2. Sometimes, it seems as if a person’s ego gets in the away of processing and accepting what another person is saying. You make a great point about the guy’s overly confident belief that his wife will change his mind now that she is bonded with him in marriage.

    As someone who is on the fence about both marriage and children, I confuse people because my panic button is not set on “must have babies soon”. I have many family members who chose not to have children for various reasons so I don’t have the usual pressure of creating offspring. I think many people fail to think such a permanent decision through. In some of my social circles, people have had children because that’s the only choice they’ve been exposed to that has had a perceived good outcome.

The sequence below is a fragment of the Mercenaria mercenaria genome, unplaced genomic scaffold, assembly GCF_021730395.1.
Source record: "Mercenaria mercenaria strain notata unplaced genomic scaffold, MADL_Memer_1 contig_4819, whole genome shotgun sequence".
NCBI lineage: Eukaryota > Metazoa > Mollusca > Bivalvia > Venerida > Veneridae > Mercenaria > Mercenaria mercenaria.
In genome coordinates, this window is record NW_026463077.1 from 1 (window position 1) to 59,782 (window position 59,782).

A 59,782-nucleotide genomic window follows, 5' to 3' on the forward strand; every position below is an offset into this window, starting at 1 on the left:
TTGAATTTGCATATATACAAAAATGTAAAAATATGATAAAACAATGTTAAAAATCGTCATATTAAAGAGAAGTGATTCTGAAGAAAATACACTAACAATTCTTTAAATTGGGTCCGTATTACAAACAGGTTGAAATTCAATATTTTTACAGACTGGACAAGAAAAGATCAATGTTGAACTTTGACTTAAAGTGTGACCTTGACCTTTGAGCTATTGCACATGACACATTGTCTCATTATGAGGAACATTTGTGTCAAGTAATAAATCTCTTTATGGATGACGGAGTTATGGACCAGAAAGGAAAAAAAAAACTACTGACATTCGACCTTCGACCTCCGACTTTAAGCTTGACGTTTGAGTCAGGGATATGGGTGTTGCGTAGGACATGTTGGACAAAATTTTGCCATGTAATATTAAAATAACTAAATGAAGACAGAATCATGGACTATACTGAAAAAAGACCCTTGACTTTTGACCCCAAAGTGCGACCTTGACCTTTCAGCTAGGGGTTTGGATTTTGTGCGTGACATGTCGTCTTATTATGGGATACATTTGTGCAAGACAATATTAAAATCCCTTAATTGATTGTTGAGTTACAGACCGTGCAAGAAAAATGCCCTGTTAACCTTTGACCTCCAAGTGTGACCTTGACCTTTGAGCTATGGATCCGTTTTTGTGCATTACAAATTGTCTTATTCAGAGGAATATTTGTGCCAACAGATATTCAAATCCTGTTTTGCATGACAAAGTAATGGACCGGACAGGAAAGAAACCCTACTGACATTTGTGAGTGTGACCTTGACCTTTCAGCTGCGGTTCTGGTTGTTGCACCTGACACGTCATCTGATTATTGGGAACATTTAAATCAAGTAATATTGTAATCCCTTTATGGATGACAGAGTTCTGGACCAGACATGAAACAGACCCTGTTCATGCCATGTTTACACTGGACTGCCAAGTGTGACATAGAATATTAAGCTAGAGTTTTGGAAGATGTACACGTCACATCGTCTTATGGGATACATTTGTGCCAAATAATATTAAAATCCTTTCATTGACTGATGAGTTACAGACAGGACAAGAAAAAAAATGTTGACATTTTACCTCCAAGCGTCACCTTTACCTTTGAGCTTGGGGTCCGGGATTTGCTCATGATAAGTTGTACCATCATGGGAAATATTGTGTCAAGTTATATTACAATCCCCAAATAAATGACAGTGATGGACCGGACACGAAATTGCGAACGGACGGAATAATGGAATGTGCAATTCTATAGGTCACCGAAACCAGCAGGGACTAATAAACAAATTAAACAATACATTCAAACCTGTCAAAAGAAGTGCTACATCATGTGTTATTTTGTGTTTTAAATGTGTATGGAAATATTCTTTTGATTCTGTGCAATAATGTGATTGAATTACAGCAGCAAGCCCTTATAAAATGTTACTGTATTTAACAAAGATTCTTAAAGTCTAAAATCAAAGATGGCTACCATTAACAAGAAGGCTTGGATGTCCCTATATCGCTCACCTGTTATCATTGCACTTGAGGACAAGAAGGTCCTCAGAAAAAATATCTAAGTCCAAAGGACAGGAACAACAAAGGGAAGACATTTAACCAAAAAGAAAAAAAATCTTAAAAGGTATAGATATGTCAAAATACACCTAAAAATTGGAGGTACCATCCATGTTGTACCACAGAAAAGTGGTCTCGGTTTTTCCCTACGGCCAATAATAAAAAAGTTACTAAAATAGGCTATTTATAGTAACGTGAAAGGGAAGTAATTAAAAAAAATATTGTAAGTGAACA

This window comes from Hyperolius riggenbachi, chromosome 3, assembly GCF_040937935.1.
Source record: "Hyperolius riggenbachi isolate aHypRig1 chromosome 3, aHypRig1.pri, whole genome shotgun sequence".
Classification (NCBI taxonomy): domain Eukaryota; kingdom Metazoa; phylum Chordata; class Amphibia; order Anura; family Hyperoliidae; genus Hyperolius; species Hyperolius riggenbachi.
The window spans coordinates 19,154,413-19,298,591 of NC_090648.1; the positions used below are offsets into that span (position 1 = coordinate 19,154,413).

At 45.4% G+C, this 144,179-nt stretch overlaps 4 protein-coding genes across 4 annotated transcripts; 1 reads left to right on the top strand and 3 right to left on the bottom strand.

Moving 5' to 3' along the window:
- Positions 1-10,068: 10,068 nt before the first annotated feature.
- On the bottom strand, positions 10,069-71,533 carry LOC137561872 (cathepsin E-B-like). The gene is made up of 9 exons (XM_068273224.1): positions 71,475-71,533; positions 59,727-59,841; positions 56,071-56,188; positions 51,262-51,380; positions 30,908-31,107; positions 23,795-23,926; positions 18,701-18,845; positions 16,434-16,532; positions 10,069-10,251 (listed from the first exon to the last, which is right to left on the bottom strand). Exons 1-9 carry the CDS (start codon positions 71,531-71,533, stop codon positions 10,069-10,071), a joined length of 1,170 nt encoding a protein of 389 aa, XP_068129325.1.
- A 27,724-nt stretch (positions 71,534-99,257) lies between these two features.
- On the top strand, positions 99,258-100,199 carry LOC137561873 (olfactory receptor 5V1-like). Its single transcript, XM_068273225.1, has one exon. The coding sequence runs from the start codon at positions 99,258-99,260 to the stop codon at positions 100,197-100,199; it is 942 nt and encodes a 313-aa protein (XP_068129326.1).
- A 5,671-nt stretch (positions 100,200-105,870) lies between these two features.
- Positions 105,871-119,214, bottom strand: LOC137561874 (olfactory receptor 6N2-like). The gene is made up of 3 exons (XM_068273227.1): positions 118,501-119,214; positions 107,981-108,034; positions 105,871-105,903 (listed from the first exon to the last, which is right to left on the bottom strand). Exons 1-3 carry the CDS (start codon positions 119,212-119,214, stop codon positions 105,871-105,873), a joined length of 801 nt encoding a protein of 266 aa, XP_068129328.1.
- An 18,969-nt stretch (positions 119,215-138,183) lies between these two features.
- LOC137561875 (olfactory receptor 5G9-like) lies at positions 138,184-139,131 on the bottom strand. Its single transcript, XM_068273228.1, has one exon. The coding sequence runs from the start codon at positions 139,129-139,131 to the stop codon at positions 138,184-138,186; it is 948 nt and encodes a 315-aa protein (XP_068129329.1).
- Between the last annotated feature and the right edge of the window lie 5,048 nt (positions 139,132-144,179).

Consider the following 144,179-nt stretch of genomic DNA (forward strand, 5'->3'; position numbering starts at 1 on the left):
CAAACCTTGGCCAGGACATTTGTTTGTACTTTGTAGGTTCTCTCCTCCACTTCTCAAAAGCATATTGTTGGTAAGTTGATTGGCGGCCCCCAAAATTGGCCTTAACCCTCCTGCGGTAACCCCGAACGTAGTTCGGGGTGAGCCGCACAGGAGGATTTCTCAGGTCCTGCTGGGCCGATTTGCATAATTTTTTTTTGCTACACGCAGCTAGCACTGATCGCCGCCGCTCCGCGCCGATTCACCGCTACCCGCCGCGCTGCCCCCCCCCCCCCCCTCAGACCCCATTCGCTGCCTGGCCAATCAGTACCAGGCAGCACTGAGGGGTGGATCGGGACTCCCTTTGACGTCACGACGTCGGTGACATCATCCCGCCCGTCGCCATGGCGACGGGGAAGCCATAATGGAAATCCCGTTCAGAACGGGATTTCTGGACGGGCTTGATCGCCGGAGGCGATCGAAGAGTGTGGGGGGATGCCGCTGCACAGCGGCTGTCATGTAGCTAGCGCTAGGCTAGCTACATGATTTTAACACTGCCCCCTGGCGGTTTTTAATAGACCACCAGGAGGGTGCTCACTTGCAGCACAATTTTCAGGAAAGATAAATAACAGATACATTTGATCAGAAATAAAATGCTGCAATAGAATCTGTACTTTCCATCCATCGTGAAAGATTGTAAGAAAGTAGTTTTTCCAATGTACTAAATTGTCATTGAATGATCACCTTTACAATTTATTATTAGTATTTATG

Interestingly enough, a few family members and family friends that chose not to have children cited “maintaining their lifestyle” as a primary reason and career advancement as a secondary. And no, not all of these people are single: the couples share the same vision about what they want as they journey through life. And that vision has more to do with the enjoyment of their marriage sans children. They are fulfilled by the various trips they take or being able to be involved in commuity service and other social activities.

    In any event, your conclusion is right: people who are seriously considering marriage should communicate what expectations they have before they get married. If a guy’s need to reproduce is so strong that children are mandatory for marriage rather than an option, he should find a partner who is on the same level as him, no matter how “in love” he feels with her current love.